1. I have been a big fan of music for as long as I can remember, seeing thousands of bands play. In college, my friends and I would find out about a show, print off the Yahoo! Maps to the city (we didn’t have GPS yet), and ask the locals for directions to the venue. Since I followed a lot of independent punk and metal bands, you never quite knew where the venue might be. Some of my earliest memories are of listening to bands like The Beach Boys (my all-time favorite band) and Genesis, driving through my hometown in my dad’s 1988 Ford Ranger. My wife and I are such big music fans that we named our three kids after artists or songs.
2. Since I grew up such a big fan of listening to music, I also learned how to play guitar when I was around 15 years old. My first guitar (which I still have) I bought with the proceeds from selling a bicycle and taking advantage of my buddy who sold me the guitar to pay off a speeding ticket. I continue to play music and have recorded several records and toured throughout the east, south, and the midwest. I most recently played bass guitar in the band Old Faith (formerly Bombardier) and put out two records on the label Refresh Records.
3. I was raised in Eastern Kentucky near the border of Kentucky, Ohio, and West Virginia. I am a proud Appalachian. There are many famous musicians who grew up within an hour or so from my hometown, including The Judds, Tyler Childers, Chris Stapleton, Loretta Lynn, Ricky Skaggs, Sturgill Simpson, Dwight Yoakam, and Billy Ray Cyrus. In fact, I graduated from the same high school as Billy Ray and was at the recording of his video for “Achy Breaky Heart.” You can even spot me, ever so briefly, in the opening scene. Despite the many country musicians from my area of the world, I listen to very little country music compared to other styles.
4. Outside of my love of music, my most important passion is my family. I met my wife, Sarah, when we worked in a record store together in college. She is a talented special education teacher at Farnsworth Middle School in Guilderland. We have lived together in four different states and have three children—Dylan, Elliott, and Charlotte—all of whom were born while I was in graduate school.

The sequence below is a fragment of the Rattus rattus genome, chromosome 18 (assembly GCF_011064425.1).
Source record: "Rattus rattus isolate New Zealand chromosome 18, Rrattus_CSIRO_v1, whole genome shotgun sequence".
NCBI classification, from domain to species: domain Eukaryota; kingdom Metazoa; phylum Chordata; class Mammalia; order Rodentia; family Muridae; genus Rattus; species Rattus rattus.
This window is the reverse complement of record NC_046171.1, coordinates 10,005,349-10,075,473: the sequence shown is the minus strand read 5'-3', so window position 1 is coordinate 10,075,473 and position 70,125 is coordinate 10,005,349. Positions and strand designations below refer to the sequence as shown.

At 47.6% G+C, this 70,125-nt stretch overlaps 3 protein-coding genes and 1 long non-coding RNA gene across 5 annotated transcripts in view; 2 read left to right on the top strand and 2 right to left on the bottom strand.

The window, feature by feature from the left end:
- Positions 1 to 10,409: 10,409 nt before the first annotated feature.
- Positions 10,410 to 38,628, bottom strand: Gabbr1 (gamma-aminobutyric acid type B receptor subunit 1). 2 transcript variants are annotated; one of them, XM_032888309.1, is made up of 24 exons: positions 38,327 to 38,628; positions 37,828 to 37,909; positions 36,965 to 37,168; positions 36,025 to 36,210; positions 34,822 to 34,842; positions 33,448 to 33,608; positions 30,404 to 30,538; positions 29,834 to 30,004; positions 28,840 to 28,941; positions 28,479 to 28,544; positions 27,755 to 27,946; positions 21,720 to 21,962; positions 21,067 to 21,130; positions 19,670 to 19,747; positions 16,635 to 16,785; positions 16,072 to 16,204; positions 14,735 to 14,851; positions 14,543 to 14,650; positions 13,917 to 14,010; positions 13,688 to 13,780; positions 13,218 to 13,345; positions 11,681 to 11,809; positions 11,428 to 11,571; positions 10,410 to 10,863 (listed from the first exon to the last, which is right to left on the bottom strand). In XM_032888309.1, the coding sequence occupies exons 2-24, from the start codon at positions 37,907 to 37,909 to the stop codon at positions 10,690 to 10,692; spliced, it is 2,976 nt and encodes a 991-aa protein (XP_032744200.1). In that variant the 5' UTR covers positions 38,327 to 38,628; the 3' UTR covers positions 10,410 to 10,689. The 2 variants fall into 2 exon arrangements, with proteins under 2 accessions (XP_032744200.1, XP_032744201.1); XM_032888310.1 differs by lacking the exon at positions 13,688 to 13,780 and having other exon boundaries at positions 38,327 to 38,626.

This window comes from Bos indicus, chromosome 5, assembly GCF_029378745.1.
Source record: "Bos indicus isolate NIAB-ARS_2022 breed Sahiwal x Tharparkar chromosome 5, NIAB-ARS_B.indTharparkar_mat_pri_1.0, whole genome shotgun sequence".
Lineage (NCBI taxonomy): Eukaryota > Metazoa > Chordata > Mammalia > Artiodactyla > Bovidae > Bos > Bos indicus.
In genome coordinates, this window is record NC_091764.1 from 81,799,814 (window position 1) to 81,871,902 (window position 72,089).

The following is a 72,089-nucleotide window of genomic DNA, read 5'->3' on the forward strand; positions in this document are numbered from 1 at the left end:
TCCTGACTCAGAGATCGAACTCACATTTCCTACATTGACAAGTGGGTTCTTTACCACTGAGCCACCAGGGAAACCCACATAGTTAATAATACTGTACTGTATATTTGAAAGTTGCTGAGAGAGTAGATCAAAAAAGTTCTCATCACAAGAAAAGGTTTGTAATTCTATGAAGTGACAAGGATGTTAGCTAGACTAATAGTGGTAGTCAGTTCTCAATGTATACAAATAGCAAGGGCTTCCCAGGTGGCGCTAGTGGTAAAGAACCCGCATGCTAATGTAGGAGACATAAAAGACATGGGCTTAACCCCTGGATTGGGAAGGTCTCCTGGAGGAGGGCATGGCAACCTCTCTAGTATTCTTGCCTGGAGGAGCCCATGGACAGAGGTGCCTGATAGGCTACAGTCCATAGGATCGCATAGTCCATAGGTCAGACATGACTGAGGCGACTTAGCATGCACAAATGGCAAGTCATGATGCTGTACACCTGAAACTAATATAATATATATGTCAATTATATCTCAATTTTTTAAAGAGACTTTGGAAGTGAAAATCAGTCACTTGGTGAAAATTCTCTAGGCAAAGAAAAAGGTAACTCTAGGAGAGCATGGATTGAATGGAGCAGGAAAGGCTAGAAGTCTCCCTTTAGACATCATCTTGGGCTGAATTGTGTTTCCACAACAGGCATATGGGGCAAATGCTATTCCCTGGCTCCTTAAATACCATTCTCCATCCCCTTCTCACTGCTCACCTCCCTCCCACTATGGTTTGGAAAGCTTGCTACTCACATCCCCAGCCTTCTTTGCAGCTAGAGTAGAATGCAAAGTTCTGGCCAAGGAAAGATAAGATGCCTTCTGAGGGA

5. Another of my passions is sports. I am a diehard fan of three professional teams: Cincinnati Bengals, Cincinnati Reds, and Washington Capitals. I have been coaching my son, Elliott, in baseball since he began tee ball. Last summer, before we moved to New York, our baseball team went to the 9U Virginia State Tournament.
6. I come from a long line of railroad workers. On the Iddings side of my family, my dad, Papaw, and great grandfather, my aunt, and uncle all worked for CSX at some point. I was the first in my family to graduate from college. While I knew I wanted to go to college as a young person, I had no idea what I was doing. In fact, I dropped out of the first college where I enrolled before I attended my first class! Thankfully, we had a great local community college, so I eventually completed a couple of years of community college and transferred to the original school in which I enrolled.
7. Speaking of family, I had a very fortunate upbringing. My mom, Paula, had me when she was still in high school. She had many family and friends who helped take care of me so that she could continue to finish her studies and graduate. I am super proud of my mom for finishing her school, despite how difficult that must have been. She eventually fell in love with my dad, Steve, who adopted me as a young boy. I hit the jackpot with my family.
8. I enjoy researching how people learn to read and write and how best to teach them to do so. Whenever I get the chance, I like to pick research projects that serve my local community. Additionally, I research and write about Appalachia, I have been fortunate to publish and present my research all over the United States and in several other countries, including South Korea, Germany, Canada, Portugal, Australia, and Germany.
9. Prior to coming to Siena, I was an assistant professor at another small, liberal arts school in Virginia, called Virginia Military Institute. Not only did I have to learn how to salute my students—I don’t have a military background—I had to wear an Army-like uniform while at work. Needless to say, the Siena experience has been a bit different since I arrived last fall.
10. Although I graduated with a B.A. in English as an undergraduate, I began as a biology major and continue to have interests in all sorts of disciplines. I often say that one of the most difficult things about being a professor is seeing all the amazing classes that my colleagues offer that I don’t get to take. I enjoy browsing the shelves of the university bookstore to see what other professors are teaching on campus. In fact, when I was a student, I would buy the books for classes that I wasn’t even taking! I often get anxious about the fact that I likely won’t get to read all of the books that I own before I die, but I still keep buying them. I simply love to learn new things.